Presentation on theme: "The Declaration of Independence. To What Extent: “The Declaration of Independence has been variously interpreted as: A bid for French support An attempt."— Presentation transcript:
To What Extent: “The Declaration of Independence has been variously interpreted as: A bid for French support An attempt to swing uncommitted Americans to the revolutionary cause A statement of universal principles An affirmation of the traditional rights as Englishmen.” To what extent are these interpretations in conflict?
Thomas Hobbes (1588-1679 A.D.) Began by theorizing about what life would be life without a government. He called this the STATE OF NATURE…. In the State of Nature Man would be 100% free to whatever they wished…. But they would also be 0% secure from outside threats.
Hobbes Therefore Governments were created with the goal of providing SECURITY of an individuals life and property… And the best form of Government to do so was.. AN ABSOLUTE MONARCHY!!!
John Locke (1632-1704) John Locke agreed with Hobbes on the idea of the State of Nature… HOWEVER…… He did not think man would give up all of their freedom just for security. He believed men still wanted Liberty as well
The Social Contract According to Locke, Government was a contract between the people and the institution. And like in all contracts there is an exchange made Give UpReceive The People Total Freedom Protection of Life, Liberty, and Property The GovernmentTotal ControlSupport
What if the Contract is broken? If a person breaks the contract, then they don’t receive what they get in return… So they lose protection of.. Property (A Fine) Liberty (Probation or Jail) Life (Texas) But if government (as a whole) breaks the contract, then they also don’t receive what they get in return…. Support. In essence the people are entitled to revolt and replace the government.
How is the Declaration of Independence organized? Preamble: announces that the document will explain why the Colonies want to separate from England Political Principles: a section identifies the ideas underlying the rights of the people, John Locke’s ideas Complaints: the document lists the unfair acts perpetrated by the British Government The Declaration: the statement that these 13 colonies are now independent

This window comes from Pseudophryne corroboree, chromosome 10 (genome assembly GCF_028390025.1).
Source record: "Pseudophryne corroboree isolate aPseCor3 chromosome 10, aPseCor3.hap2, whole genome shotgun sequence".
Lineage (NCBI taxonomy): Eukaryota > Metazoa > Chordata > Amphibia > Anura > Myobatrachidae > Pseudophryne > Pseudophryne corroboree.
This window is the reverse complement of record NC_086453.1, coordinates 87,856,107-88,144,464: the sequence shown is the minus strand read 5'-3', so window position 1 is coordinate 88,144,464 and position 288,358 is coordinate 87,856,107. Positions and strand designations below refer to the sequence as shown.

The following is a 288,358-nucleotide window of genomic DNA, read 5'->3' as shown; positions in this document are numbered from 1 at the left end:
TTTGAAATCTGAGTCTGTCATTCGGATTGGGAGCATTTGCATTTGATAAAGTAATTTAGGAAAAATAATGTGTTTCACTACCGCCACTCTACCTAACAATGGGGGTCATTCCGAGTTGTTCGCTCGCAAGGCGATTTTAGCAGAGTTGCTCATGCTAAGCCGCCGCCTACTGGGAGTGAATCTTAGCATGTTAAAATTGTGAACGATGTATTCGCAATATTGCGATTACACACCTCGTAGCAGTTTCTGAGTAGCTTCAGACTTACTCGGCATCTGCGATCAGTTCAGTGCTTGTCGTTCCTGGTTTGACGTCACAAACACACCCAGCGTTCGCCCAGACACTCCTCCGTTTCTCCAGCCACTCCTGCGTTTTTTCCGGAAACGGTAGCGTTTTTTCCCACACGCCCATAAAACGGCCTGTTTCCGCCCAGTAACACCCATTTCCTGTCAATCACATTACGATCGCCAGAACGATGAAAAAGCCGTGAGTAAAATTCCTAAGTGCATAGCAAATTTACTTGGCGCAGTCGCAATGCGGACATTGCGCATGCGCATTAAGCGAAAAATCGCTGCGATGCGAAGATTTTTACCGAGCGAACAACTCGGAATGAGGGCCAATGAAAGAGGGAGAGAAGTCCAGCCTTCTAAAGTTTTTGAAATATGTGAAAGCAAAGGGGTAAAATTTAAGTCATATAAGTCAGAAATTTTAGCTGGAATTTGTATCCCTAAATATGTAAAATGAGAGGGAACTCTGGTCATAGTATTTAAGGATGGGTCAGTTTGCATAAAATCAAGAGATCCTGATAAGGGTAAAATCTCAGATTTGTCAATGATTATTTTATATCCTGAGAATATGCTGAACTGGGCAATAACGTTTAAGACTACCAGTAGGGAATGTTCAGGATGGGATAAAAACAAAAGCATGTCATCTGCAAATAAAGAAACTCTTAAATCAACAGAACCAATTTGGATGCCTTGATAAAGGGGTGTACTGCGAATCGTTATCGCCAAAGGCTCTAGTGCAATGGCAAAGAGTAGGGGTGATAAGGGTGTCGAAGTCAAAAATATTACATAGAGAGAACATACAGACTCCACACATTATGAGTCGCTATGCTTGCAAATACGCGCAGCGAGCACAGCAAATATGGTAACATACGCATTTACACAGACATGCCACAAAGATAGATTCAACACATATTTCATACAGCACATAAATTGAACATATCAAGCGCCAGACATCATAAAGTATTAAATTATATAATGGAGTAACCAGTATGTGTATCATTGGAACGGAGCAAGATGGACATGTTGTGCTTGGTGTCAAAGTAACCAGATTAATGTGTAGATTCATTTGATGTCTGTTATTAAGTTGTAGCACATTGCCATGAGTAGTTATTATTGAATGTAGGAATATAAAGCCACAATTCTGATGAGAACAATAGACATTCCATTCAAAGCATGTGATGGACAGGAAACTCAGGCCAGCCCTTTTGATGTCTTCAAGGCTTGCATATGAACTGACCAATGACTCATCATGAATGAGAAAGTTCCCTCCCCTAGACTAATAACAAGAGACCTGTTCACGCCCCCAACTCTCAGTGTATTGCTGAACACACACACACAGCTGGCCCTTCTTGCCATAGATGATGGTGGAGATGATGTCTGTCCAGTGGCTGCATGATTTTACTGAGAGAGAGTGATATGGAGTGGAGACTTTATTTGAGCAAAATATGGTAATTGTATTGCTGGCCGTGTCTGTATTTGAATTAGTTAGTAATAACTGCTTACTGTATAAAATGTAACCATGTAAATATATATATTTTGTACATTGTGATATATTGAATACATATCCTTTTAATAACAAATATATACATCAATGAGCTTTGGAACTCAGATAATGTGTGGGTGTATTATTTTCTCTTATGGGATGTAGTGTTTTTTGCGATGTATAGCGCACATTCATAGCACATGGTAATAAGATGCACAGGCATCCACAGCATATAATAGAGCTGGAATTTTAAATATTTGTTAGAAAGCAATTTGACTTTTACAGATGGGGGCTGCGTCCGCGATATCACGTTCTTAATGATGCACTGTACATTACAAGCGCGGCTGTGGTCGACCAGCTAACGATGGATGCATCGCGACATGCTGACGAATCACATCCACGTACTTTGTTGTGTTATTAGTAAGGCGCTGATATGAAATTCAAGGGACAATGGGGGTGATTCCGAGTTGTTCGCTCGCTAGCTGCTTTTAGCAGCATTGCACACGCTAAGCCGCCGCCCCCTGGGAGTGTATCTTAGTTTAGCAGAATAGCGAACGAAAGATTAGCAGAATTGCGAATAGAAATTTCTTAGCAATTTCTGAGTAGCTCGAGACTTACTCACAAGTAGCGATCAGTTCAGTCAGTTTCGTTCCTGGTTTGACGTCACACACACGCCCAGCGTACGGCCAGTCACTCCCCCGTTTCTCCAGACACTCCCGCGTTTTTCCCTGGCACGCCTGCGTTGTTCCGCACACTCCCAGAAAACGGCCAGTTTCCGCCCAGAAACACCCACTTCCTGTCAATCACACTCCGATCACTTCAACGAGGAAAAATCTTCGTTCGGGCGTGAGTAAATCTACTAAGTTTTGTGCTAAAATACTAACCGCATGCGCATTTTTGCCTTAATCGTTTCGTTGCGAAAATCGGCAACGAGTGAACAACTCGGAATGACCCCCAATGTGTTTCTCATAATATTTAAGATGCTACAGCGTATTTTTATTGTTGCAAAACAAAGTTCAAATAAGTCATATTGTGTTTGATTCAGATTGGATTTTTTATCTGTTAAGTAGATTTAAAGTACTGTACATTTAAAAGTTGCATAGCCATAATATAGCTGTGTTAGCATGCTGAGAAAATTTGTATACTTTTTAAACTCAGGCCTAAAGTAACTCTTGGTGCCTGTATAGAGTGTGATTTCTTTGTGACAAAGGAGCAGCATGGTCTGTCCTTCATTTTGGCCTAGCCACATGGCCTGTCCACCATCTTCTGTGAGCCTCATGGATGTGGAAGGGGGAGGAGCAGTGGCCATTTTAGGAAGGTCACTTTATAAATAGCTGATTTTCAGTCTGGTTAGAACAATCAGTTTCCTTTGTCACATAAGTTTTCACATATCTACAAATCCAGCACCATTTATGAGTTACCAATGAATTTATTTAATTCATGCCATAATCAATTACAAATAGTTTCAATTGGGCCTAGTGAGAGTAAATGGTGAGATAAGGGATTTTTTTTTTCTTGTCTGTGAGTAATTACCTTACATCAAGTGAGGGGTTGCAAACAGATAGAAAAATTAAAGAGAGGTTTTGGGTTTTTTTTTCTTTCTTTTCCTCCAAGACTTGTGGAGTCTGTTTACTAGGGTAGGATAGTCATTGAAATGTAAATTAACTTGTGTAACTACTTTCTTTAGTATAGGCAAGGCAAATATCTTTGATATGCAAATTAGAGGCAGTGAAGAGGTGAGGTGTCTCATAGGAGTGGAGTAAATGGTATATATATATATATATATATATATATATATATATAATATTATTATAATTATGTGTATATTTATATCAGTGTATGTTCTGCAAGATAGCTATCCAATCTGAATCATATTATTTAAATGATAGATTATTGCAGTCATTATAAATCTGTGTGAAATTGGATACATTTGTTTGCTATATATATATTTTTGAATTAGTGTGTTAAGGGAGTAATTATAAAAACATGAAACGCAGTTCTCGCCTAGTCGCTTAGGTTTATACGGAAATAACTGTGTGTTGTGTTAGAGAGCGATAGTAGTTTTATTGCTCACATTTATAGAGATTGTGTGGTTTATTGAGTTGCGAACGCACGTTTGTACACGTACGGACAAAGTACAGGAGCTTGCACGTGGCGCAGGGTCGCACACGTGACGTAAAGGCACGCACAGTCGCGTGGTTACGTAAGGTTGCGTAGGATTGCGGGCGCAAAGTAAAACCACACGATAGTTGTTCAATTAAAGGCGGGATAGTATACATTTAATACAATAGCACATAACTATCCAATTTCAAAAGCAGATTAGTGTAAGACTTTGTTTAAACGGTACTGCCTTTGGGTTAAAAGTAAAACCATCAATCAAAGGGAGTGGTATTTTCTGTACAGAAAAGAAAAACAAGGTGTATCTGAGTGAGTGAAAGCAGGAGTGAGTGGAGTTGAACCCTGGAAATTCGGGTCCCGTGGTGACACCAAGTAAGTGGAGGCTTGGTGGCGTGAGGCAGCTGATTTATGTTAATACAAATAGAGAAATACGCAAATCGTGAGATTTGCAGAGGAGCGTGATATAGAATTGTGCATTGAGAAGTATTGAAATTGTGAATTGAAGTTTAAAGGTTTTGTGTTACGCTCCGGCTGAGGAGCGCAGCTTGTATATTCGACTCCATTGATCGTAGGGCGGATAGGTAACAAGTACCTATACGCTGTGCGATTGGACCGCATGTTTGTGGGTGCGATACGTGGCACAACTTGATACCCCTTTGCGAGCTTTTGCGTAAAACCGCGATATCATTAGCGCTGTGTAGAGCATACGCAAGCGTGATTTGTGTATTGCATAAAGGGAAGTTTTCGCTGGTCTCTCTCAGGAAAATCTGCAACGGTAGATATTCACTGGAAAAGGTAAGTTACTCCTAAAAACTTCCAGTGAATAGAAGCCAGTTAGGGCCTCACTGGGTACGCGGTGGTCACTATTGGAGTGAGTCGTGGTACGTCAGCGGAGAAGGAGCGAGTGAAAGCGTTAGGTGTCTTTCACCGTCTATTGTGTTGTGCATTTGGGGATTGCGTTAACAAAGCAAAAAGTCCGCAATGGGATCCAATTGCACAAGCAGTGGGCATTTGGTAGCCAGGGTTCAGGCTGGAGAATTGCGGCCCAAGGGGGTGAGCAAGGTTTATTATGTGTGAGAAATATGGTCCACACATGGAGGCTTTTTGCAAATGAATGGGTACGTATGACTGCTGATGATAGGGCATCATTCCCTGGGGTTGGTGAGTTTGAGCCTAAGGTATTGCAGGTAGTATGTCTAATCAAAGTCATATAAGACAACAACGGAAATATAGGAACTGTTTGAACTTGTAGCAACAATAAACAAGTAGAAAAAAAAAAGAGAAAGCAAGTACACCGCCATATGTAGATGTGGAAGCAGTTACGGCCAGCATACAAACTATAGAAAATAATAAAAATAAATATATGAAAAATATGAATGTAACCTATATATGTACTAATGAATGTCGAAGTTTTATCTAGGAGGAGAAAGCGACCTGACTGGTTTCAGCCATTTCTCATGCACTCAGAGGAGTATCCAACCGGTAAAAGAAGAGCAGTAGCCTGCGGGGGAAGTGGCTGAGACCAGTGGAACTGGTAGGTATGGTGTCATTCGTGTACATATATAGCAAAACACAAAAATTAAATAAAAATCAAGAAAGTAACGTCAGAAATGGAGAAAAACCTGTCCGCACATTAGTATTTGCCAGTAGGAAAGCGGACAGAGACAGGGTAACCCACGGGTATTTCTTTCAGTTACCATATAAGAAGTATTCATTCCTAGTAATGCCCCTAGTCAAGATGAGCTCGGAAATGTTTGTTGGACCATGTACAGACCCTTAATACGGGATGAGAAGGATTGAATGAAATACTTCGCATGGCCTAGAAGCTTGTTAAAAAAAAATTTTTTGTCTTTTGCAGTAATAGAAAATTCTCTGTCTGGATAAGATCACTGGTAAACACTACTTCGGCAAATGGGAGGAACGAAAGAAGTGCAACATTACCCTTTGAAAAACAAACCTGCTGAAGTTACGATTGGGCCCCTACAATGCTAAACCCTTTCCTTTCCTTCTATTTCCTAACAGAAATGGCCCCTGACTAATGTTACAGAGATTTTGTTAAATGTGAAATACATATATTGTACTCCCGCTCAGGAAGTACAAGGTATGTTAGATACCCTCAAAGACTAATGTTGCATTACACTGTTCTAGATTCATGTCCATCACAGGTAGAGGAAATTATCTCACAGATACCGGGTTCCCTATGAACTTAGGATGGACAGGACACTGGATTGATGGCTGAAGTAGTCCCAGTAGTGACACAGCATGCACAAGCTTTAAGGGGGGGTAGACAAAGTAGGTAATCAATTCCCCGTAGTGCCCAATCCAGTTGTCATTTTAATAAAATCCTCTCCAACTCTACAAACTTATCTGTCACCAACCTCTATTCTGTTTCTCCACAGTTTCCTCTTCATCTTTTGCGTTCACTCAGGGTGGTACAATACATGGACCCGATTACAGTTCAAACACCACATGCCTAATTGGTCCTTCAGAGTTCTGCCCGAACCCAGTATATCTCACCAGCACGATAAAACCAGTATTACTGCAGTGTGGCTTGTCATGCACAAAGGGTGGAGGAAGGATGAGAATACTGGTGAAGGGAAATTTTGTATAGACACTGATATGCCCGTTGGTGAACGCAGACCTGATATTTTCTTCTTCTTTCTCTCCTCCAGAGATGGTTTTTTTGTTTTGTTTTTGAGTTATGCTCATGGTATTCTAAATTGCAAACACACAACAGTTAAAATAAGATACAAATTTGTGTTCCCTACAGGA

Locke, Jefferson, and The Declaration of Independence The Declaration of Independence is a lawyer’s brief. An argument about the legality of the separation from Great Britain First 1/3 The Opening Argument Jefferson establishes the “Social Contract” -“are, endowed by their CREATOR, with certain unalienable rights…among those the right to life, liberty, pursuit of happiness” (natural law) -“ Governments are instituted among Men, deriving their just Powers from the Consent of the Governed” (legitimacy) - “that whenever any Form of Government becomes destructive of these Ends, it is the Right of the People to alter or to abolish it, and to institute new Government” (right to revolt) Second 1/3 The Evidence Jefferson shows how Britain violated the Social Contract -“ HE has dissolved Representative Houses repeatedly, for opposing with manly Firmness his Invasions on the Rights of the People.” - “HE has made Judges dependent on his Will alone, for the Tenure of their Offices, and the Amount and Payment of their Salaries.” - “HE has kept among us, in Times of Peace, Standing Armies, without the Consent of our Legislatures.” - “FOR imposing Taxes on us without our Consent” - All in all 27 paragraphs of “evidence.” Instances where the British Government violates the social contract. Last 1/3 Closing Statement Jefferson wraps up the argument and issues his remedy - “IN every Stage of these Oppressions we have Petitioned for Redress in the most humble Terms: Our repeated Petitions have been answered only by repeated Injury.” - “WE, therefore, the Representatives of the UNITED STATES OF AMERICA, in GENERAL CONGRESS Assembled, appealing to the Supreme Judge of the World for the Rectitude of our Intentions, do, in the Name, and by Authority of the good People of these Colonies, solemnly Publish and Declare, That these United Colonies are, and of Right ought to be, FREE AND INDEPENDENT STATES; that they are absolved from all Allegiance to the British Crown, and that all political Connexion between them and the State of Great-Britain, is, and ought to be, totally dissolved; and that as FREE AND INDEPENDENT STATES, they have full Power to levy War, conclude Peace, contract Alliances, establish Commerce, and to do all other Acts and Things which INDEPENDENT STATES may of Right do.”